Don’t lose pride

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Don’t lose pride

The days under strongman Park Chung Hee, who ruled the nation for nearly two decades, have become a distant memory. But his mark on the history is distinct. The 18 years of Park’s reign, which were terminated suddenly with his assassination in 1979, were tumultuous. They are remembered for periods of vivid darkness and brightness. Korea achieved miraculous economic growth and modernization, but suffered a lot under his harsh dictatorship.

Nov. 14 marked the 100th anniversary of Park’s birth. Memories are legion. In one memorable moment, he visited Ganghwa Island off the west coast of Incheon in 1977. He remembered battles in a fortification that bore scars of repeated outside attacks. He paid respect to the graves of unidentified soldiers killed while defending the islet against five U.S. naval ships in 1871.

A JoongAng Ilbo article on Oct. 29, 1977 reported that Park ordered the erection of a separate memorial stone for the fallen soldiers after noting there was a monument to the commander who led the battle against the U.S. fleet, but none for the common soldiers.
I have paid a visit there. On the stone of a grave at the memorial site of the 1871 invasion was written the following: “Here lay 51 unidentified soldiers who died during the battle of Gwangseongbo Fortress.”

I wondered what brought Park to this island 40 years ago. Why did he suddenly wish to remember the souls of low-class men of the Joseon Dynasty? He was the only president who visited here. Park was acting out a scene symbolic of a commitment to self-defense. The message was aimed at the U.S. government.

South Korean’s relations with the United States were tense at the time. President Jimmy Carter wanted to pull U.S. troops out of Korea. He was relentlessly pressuring Park on human rights. Washington began redesigning its Asian strategy from the early 1970s. Park had suspicions about Washington ever since the Nixon Doctrine in 1969 when President Richard Nixon announced that the United States would not “undertake all the defense of the free nations of the world.” In January 1973, Washington signed peace accords in Paris to formally end the Vietnam War. Henry Kissinger, then National Security Advisor, was the key negotiator from Washington. In November of the same year, Kissinger visited Seoul as Secretary of State. Park met him along with Prime Minister Kim Jong-pil.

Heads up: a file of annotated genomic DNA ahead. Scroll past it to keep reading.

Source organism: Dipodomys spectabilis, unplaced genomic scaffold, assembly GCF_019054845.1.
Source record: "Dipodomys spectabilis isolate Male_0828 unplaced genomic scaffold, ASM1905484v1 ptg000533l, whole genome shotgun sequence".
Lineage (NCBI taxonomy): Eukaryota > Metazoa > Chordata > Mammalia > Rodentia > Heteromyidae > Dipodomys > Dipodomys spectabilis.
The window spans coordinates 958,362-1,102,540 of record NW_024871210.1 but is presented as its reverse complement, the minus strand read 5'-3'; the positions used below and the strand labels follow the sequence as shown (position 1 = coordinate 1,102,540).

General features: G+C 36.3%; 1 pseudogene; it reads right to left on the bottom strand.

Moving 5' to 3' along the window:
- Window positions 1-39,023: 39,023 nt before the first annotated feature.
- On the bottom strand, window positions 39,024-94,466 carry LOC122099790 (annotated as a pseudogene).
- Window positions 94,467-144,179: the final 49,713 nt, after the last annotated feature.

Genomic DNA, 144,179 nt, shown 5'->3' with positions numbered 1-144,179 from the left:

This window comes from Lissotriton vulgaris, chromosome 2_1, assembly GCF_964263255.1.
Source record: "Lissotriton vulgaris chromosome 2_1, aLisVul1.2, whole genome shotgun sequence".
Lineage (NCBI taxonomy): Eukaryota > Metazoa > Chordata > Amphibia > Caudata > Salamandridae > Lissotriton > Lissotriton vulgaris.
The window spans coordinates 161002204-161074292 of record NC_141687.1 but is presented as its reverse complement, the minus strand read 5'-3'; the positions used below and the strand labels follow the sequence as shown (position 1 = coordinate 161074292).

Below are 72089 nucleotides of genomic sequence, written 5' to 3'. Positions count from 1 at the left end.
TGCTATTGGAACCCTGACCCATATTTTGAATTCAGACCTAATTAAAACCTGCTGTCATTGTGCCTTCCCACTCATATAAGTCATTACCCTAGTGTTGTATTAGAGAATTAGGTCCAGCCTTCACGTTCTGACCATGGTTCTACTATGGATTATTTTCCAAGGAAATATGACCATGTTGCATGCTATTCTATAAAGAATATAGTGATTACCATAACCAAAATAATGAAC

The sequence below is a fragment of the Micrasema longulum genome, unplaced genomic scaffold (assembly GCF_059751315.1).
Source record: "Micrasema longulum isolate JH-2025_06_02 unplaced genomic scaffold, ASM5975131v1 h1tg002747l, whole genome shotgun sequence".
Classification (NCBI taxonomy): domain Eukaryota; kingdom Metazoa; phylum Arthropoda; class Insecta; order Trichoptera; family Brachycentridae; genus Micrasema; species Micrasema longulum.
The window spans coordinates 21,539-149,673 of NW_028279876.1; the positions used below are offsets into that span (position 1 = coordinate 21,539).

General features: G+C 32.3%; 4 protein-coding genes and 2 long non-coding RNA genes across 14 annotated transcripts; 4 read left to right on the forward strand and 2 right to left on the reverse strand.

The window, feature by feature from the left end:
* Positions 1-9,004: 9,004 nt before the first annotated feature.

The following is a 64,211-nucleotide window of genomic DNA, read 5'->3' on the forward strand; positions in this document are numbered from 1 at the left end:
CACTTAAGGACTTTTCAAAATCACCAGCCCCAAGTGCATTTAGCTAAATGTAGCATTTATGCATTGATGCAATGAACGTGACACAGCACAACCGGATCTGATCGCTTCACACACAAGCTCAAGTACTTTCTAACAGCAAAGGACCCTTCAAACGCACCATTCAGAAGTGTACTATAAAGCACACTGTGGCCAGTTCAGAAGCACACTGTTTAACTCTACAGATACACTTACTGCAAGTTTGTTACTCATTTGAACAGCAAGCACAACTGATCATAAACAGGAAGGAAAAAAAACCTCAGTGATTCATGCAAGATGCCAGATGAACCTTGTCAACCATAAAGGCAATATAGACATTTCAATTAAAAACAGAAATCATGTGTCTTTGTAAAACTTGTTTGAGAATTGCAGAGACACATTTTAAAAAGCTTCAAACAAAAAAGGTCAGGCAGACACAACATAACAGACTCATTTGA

Kim recalled the conversation. “As Kissinger was still gloating over the feat in Paris, Park asked him, ‘Do you really think the Paris Peace Accords will work? If so, then the Thieu regime of South Vietnam is done.’ Kissinger frowned and retorted that peaceful co-existence has begun. But Park warned that the North Vietnamese would continue to attack after the U.S. withdrawal, and the forces in the South wouldn’t be able to defend itself. History shows that Park was right.”

In April 1975, Saigon fell to the North Vietnamese army. Vietnam became unified under the communist regime. Kissinger’s concept of peace is “balance of power.” He still advises a major deal between Washington and Beijing to solve the North Korean nuclear problem.

About that time, Park ordered development of nuclear weapons in case the U.S. pulled out its troops. Washington was stunned by his boldness and regarded the move as a challenge to the Northeast Asian order led by Uncle Sam. Washington persistently and sternly demanded Seoul forego its nuclear ambitions. It was then that Park thought of the 1871 Ganghwa invasion. While looking down at the rough waters, he called the island a naturally blessed fortress. He could picture Joseon men desperately firing their cannons at the invaders. The memorial stone has his calligraphy: “This is where we build on the spirit of self-defense and patriotism of our ancestors. “In order words, he was telling the American troops to leave if they wished to.

Park strengthened our defenses. Crisis provided opportunity. He bundled self-defense with heavy industries. Korea’s industrialization accelerated at a staggering pace. Yet he did not lose self-control. He addressed global powers with constraint and boldness. He did not recklessly stretch the limits of national power. Park gave up his nuclear weapons program. Carter in return cancelled the plan to withdraw U.S. troops from Korea. “South Vietnam was feeble and overly relied on America. The U.S. withdrew from a weak country, but did not give up on a country standing up for itself. Korea used the U.S. to build itself,” Kim Jong-pil later recalled.

President Moon Jae-in emphasizes balance in foreign policy. He wants to please both Washington and Beijing. He assured the United States and at the same time vowed to Beijing not to do three things — deploy additional Terminal High Altitude Area Defense (Thaad) batteries, join a U.S.-led missile defense system, or join a full defense alliance with the United States and Japan. Seoul was assured Beijing would no longer squawk about Thaad. But in summit talks on Nov. 11, President Xi Jinping repeatedly expressed opposition to Thaad.

The three nos were concessions to China. They must not appear as weakness on Seoul’s part. The strong tend to demand more from the weak. This is how China has always treated others. Korea’s strength is the U.S. alliance. If the alliance weakens, China will look down on Korea. We need to maintain an amicable relationship with China, but must not lose our pride.

JoongAng Ilbo, Nov. 16, Page 31

*The author is a senior columnist of the JoongAng Ilbo.

Park Bo-gyoon
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